A Costly Stalemate
For the first time in 17 years, the government began shutting down Tuesday after a Congress divided over President Barack Obama's health care initiative failed to reach an agreement to keep federal agencies and services funded.
The last government shutdown lasted three weeks, beginning in December 1995 and lasting into January 1996. It’s not clear how long this one will last — as of Tuesday afternoon, the House and Senate remained in a standoff — but it’s already having repercussions. Hundreds of thousands of government workers were told to stay off the job indefinitely, while a million more continued to work without pay.
“Today’s politicians seem more concerned about ideologies than about listening to Wall Street or Main Street,” says Joe Heider, Ohio regional managing principal at Rehmann Financial’s Westlake, Ohio, office. “The rancor in Washington is so severe that there are lots of unknowns. It’s very possible that a shutdown could last two or three weeks like the last one.”
While Washington politicians continue to spar, what does a shutdown mean for the rest of us? Keep reading to find out.
Essential Services Will Remain Available
Those of us who remember the 1995-1996 government shutdown know that, at least in the short term, such an action will have little immediate impact on the economy or the essential services delivered by the government, Heider says. That means services like air traffic control, the post office, food safety inspections, border patrol, Social Security and Medicare will continue. Because these programs have dedicated funding, the government will continue to have the authority to pay for those services.
In addition, the country will continue to be protected by the Department of Defense. While some staffers’ checks may be delayed, President Obama signed a bill Monday ensuring that active-duty military, as well as some civilians and Defense contractors, will get paid during the shutdown.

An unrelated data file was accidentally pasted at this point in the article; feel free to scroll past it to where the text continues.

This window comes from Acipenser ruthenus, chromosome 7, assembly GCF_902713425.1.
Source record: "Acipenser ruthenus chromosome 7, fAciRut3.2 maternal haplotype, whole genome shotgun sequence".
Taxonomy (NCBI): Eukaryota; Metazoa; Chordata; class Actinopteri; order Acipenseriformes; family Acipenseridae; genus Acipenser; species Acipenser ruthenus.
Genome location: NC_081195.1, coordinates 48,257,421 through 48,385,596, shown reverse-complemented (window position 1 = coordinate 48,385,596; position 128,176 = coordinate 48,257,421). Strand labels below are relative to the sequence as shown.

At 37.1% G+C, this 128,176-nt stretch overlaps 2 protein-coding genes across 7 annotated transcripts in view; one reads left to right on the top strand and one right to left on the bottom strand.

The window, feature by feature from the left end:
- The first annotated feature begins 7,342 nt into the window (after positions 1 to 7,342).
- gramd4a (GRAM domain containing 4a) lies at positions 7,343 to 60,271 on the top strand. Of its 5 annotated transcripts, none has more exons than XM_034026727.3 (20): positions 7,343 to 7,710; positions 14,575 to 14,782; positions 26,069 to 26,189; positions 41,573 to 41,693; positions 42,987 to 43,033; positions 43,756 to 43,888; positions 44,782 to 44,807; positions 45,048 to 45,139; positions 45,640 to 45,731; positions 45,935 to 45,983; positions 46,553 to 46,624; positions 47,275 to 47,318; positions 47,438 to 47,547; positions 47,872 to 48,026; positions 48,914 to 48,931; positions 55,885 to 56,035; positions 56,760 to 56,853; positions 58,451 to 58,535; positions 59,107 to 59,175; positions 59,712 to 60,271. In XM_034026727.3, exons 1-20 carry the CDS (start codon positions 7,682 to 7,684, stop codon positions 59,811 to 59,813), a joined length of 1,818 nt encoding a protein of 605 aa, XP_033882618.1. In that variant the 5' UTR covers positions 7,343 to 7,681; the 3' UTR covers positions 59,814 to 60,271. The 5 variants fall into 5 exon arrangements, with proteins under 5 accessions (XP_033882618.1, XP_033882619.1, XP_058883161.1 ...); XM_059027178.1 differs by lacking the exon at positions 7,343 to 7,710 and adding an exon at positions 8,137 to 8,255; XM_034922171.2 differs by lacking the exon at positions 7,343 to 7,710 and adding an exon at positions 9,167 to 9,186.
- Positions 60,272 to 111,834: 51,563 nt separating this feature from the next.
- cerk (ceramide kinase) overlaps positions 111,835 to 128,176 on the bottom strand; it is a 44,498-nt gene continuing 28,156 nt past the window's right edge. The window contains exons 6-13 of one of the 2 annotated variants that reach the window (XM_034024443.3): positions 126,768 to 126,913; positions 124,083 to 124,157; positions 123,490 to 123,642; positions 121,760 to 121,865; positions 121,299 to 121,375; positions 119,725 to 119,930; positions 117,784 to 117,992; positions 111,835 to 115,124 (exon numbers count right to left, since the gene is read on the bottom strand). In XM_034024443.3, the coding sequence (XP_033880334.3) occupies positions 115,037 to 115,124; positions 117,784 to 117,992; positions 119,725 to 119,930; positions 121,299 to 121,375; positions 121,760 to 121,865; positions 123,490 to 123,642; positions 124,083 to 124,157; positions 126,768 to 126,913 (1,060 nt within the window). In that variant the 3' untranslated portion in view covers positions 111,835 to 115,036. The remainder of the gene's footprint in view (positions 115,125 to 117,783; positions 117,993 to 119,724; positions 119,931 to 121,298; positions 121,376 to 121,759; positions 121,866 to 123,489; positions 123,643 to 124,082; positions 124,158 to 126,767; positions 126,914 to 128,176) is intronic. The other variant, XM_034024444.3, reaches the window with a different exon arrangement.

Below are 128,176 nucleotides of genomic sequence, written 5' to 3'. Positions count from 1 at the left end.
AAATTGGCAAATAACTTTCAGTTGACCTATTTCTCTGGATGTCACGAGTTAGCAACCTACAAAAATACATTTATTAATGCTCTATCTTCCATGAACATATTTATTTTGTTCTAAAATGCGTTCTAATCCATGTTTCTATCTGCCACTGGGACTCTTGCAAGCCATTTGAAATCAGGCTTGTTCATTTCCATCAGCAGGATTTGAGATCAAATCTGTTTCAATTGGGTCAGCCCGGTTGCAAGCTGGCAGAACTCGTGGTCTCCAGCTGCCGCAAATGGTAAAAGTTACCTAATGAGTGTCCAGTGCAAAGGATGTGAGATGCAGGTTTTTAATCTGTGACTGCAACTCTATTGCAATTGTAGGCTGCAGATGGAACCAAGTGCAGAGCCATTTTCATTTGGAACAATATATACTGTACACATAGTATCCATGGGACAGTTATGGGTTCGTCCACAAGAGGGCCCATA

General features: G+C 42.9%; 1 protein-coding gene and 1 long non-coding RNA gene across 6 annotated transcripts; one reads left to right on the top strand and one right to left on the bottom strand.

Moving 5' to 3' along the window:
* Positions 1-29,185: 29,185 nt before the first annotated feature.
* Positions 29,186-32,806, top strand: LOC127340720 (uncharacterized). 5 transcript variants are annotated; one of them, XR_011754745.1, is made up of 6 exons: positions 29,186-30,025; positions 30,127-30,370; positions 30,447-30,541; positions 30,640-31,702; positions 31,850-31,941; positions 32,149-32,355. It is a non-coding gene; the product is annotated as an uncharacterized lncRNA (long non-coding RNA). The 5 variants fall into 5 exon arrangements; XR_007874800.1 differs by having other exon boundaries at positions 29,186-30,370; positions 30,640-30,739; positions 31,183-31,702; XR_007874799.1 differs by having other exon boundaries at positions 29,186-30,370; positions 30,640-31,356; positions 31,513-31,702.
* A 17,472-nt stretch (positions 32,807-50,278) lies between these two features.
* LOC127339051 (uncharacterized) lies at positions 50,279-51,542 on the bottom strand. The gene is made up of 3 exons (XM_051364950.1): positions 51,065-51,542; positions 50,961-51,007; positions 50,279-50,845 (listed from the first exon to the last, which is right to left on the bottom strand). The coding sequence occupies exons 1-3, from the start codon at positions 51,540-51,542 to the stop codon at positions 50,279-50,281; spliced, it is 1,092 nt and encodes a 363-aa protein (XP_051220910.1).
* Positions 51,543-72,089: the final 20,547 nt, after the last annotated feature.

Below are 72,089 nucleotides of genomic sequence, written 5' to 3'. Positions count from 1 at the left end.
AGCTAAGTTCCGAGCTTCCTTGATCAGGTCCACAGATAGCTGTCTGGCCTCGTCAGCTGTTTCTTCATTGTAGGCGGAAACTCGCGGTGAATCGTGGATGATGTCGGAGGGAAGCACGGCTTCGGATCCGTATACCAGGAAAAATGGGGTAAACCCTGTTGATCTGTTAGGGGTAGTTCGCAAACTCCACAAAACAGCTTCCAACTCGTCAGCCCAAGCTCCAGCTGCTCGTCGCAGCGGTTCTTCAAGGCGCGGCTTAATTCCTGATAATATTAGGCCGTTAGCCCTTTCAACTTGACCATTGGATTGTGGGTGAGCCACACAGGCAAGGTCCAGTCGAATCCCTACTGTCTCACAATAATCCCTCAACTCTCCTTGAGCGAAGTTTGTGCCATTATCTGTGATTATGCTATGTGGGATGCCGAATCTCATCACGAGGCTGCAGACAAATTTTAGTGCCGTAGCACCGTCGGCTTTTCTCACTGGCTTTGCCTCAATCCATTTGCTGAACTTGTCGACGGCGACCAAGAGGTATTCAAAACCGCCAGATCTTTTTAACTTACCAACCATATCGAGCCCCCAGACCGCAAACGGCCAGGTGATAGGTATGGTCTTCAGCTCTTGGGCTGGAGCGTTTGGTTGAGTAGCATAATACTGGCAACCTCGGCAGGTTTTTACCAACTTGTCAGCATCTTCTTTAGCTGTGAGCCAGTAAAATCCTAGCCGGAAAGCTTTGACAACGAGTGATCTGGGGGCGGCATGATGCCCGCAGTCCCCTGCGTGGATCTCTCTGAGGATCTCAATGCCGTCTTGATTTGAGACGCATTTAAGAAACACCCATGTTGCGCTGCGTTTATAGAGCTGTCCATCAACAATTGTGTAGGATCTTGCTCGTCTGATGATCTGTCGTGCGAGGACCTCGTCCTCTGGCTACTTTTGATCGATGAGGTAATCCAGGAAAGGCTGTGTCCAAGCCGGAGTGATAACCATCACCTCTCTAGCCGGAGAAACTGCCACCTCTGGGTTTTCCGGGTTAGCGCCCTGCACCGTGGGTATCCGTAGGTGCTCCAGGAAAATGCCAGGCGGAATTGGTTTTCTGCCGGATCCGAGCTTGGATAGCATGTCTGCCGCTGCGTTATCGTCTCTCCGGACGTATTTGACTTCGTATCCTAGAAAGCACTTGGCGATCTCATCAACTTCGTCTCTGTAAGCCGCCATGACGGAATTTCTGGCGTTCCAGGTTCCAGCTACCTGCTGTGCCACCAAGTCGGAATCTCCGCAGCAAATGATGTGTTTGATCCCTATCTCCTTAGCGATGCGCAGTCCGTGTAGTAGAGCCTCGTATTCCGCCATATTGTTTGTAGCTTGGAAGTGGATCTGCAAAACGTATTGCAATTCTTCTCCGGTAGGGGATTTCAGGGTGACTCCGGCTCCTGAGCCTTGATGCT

Nonessential Services Stopped
In a government shutdown, government services that are deemed “nonessential” are discontinued, and the workers who provide those services are furloughed until further notice. Those furloughed workers will represent about one-third of the federal workforce, or about 800,000 people.
Those so-called nonessentials include national parks and museums. Other government agencies will be partially shut down as well — from the Chemical Safety and Hazard Investigation Board to the Treasury Department to the Small Business Administration, even some services for the blind. Other services like federal courts and airports could also be affected, says John Piershale, wealth advisor at Piershale Financial Group in Crystal Lake, Ill.
The National Park Service is expected to close more than 350 national parks and museums, including New York’s Statue of Liberty and California’s Redwood National Park — decisions that could affect millions of Americans. During the shutdown of 1995-1996, the National Park Service says it had to turn away more than seven million visitors.
Passport and Visa Processing Delayed
One of the “nonessential” services that will seem essential to the citizens who need it now is passport and visa processing. “I hope everybody who’s planning to travel out of the country has already gotten their passports processed,” Heider says. Those who haven’t may face delays.